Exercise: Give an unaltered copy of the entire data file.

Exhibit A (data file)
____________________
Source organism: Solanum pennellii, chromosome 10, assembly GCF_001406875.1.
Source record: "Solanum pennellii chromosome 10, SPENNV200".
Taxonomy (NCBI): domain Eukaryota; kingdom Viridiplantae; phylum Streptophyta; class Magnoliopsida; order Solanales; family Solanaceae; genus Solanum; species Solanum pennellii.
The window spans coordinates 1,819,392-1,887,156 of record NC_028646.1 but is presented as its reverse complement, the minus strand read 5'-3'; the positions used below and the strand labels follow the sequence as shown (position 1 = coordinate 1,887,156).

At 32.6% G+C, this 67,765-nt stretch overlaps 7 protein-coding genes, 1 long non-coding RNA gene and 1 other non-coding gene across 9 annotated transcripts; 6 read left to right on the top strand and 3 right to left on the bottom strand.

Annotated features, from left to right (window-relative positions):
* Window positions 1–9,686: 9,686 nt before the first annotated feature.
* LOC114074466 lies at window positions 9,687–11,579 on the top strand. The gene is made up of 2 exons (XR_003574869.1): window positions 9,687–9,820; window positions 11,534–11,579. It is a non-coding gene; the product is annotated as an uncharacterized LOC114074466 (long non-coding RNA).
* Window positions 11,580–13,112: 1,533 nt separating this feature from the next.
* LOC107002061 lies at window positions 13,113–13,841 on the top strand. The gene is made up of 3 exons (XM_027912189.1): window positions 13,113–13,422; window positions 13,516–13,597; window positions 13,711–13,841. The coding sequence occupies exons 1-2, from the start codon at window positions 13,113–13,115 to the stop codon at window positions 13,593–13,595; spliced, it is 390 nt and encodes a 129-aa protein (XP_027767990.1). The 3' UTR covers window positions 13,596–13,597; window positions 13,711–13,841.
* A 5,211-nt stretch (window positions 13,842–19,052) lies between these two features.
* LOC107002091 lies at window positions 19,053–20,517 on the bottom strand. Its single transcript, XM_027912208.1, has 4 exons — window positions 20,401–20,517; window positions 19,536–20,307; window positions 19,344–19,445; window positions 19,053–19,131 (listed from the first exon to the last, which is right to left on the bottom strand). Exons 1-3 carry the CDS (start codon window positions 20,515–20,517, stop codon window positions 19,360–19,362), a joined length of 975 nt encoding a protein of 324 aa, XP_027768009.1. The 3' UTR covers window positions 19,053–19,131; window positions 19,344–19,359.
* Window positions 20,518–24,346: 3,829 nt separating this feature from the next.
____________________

Source organism: Solanum pennellii, chromosome 10, assembly GCF_001406875.1.
Source record: "Solanum pennellii chromosome 10, SPENNV200".
Taxonomy (NCBI): domain Eukaryota; kingdom Viridiplantae; phylum Streptophyta; class Magnoliopsida; order Solanales; family Solanaceae; genus Solanum; species Solanum pennellii.
The window spans coordinates 1,819,392-1,887,156 of record NC_028646.1 but is presented as its reverse complement, the minus strand read 5'-3'; the positions used below and the strand labels follow the sequence as shown (position 1 = coordinate 1,887,156).

At 32.6% G+C, this 67,765-nt stretch overlaps 7 protein-coding genes, 1 long non-coding RNA gene and 1 other non-coding gene across 9 annotated transcripts; 6 read left to right on the top strand and 3 right to left on the bottom strand.

Annotated features, from left to right (window-relative positions):
* Window positions 1–9,686: 9,686 nt before the first annotated feature.
* LOC114074466 lies at window positions 9,687–11,579 on the top strand. The gene is made up of 2 exons (XR_003574869.1): window positions 9,687–9,820; window positions 11,534–11,579. It is a non-coding gene; the product is annotated as an uncharacterized LOC114074466 (long non-coding RNA).
* Window positions 11,580–13,112: 1,533 nt separating this feature from the next.
* LOC107002061 lies at window positions 13,113–13,841 on the top strand. The gene is made up of 3 exons (XM_027912189.1): window positions 13,113–13,422; window positions 13,516–13,597; window positions 13,711–13,841. The coding sequence occupies exons 1-2, from the start codon at window positions 13,113–13,115 to the stop codon at window positions 13,593–13,595; spliced, it is 390 nt and encodes a 129-aa protein (XP_027767990.1). The 3' UTR covers window positions 13,596–13,597; window positions 13,711–13,841.
* A 5,211-nt stretch (window positions 13,842–19,052) lies between these two features.
* LOC107002091 lies at window positions 19,053–20,517 on the bottom strand. Its single transcript, XM_027912208.1, has 4 exons — window positions 20,401–20,517; window positions 19,536–20,307; window positions 19,344–19,445; window positions 19,053–19,131 (listed from the first exon to the last, which is right to left on the bottom strand). Exons 1-3 carry the CDS (start codon window positions 20,515–20,517, stop codon window positions 19,360–19,362), a joined length of 975 nt encoding a protein of 324 aa, XP_027768009.1. The 3' UTR covers window positions 19,053–19,131; window positions 19,344–19,359.
* Window positions 20,518–24,346: 3,829 nt separating this feature from the next.